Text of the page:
• Nausea
  • Shaking hands
  • Anxiety
  • Insomnia
  • Increased heart rate

Long-term alcohol use can also increase the likelihood of critical medical issues such as:

  • Liver disease
  • Memory loss
  • Cardiomyopathy (heart disease)
  • Cerebrovascular disorder (stroke)
  • Cancers in the mouth/throat/liver
  • Pancreatitis
  • Hypertension
  • High blood pressure

2. Alcohol’s Effect on Your Brain

When alcohol enters the bloodstream, it is dispersed throughout the body, including to the brain, where its action on specific neurotransmitters can alter emotions and actions.

Alcohol binds with these receptors in a way that causes an increase in dopamine levels, leading to feelings of pleasure or euphoria.

The euphoria produced by alcohol’s action on the brain is what gives some people enjoyment despite potential drawbacks like hangovers or brain damage that may arise from long-term use.

Alcohol also has sedative effects, making someone feel relaxed or sleepy after consuming large amounts.

3. The Consequences of Alcohol Abuse

Alcohol abuse is not just about the immediate intoxication; it’s the ripple effect it creates in one’s life. From the primary impairment of judgment leading to risky behaviors to the long-term health consequences, the spectrum is vast. Blackouts, a frequent aftermath of heavy drinking, can lead to memory lapses and dangerous situations. (2)

The National Survey on Drug Use and Health has highlighted the increasing trend of mixing alcohol with prescription drugs, leading to unpredictable outcomes.

The public health implications of alcohol misuse, especially when combined with substances like amphetamines or depressant drugs, are concerning. The societal impact, from the loss of productivity in the workplace to the strain on healthcare systems, underscores the need for comprehensive interventions.

4. Alcohol’s Psychological Effects

Heavy drinking can also cause psychological problems such as anxiety disorders or suicidal thoughts because it impairs decision-making abilities and increases impulsivity, leading people into dangerous situations they would not usually take part in while sober.

5. The Social Consequences of Excessive Drinking

Excessive alcohol consumption doesn’t just affect the individual; it has ripple effects. Socially, it can strain relationships, lead to conflicts, and even result in legal troubles.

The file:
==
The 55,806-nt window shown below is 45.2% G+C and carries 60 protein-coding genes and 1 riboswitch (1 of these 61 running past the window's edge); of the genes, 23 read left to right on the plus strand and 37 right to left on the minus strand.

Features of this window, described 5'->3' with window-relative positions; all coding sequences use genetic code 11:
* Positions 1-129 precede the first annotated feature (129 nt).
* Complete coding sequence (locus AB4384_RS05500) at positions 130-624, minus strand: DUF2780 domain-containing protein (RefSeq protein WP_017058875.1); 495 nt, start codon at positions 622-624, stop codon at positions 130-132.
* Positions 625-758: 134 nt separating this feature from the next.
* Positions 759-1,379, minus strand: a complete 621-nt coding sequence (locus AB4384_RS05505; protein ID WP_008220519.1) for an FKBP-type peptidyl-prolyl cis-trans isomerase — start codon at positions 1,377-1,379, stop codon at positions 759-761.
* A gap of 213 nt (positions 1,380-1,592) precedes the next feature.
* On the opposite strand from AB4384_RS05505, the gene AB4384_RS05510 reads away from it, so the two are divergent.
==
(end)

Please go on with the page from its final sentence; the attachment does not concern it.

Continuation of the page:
Heavy drinking can also have severe social consequences, such as:

  • The loss of friends due to inappropriate behavior while intoxicated
  • Family and interpersonal conflict
  • Violent behavior or criminal activities

6. The Financial Consequences of Excessive Drinking

The financial consequences of excessive drinking can be severe, as someone may find themselves having to pay hefty fines for DUI or DWI offenses or medical bills due to health issues caused by chronic alcohol use.

Excessive drinking can lead to job loss due to missed workdays and poor performance in the workplace.

How Much Alcohol Is Safe To Consume?

Dietary Guidelines for Americans recommend that men limit their alcohol consumption to no more than two drinks per day. For women, the recommended amount is no more than one drink a day.

Women should be extra cautious when it comes to drinking as they tend to have a lower tolerance level and may experience more of the adverse effects of alcohol than men.

Guidelines for Safe Alcohol Consumption

Moderation is key. While occasional drinking can be part of social events, it’s crucial to know your limits. Adhering to recommended guidelines can help prevent the adverse effects of alcohol and ensure you enjoy it responsibly.

How Can You Seek Help for Alcohol Addiction?

Taking the initiative to seek help for alcohol dependence is both brave and essential for well-being. It’s a pivotal move towards breaking free from the chains of addiction and regaining control over one’s life.

Plenty of resources, from rehabilitation centers to 12-step programs, are at the disposal of those grappling with alcohol addiction. Additionally, engaging in one-on-one counseling sessions, whether with a behavioral health therapist or an addiction specialist, can shed light on the root causes and underlying issues leading to alcohol misuse.

Open conversations about addiction with loved ones not only foster understanding but also strengthen the support system, a critical element in the journey toward recovery.

Medications may also form part of a treatment plan to assist with detoxification and keeping cravings at bay during recovery. According to the Substance Abuse and Mental Health Services Administration (SAMHSA), acamprosate, disulfiram, and naltrexone are the top three medications used to combat alcohol use disorder.

At Zinnia Health, we understand how much of a challenge and commitment to tackling an alcohol addiction can be. That’s why our experienced team has developed in-depth addiction treatment programs for those dealing with alcohol use disorder. We use evidence-based approaches to reduce the risk of relapses. Call our 24/7 hotline to speak to a team member at (855) 430-9439.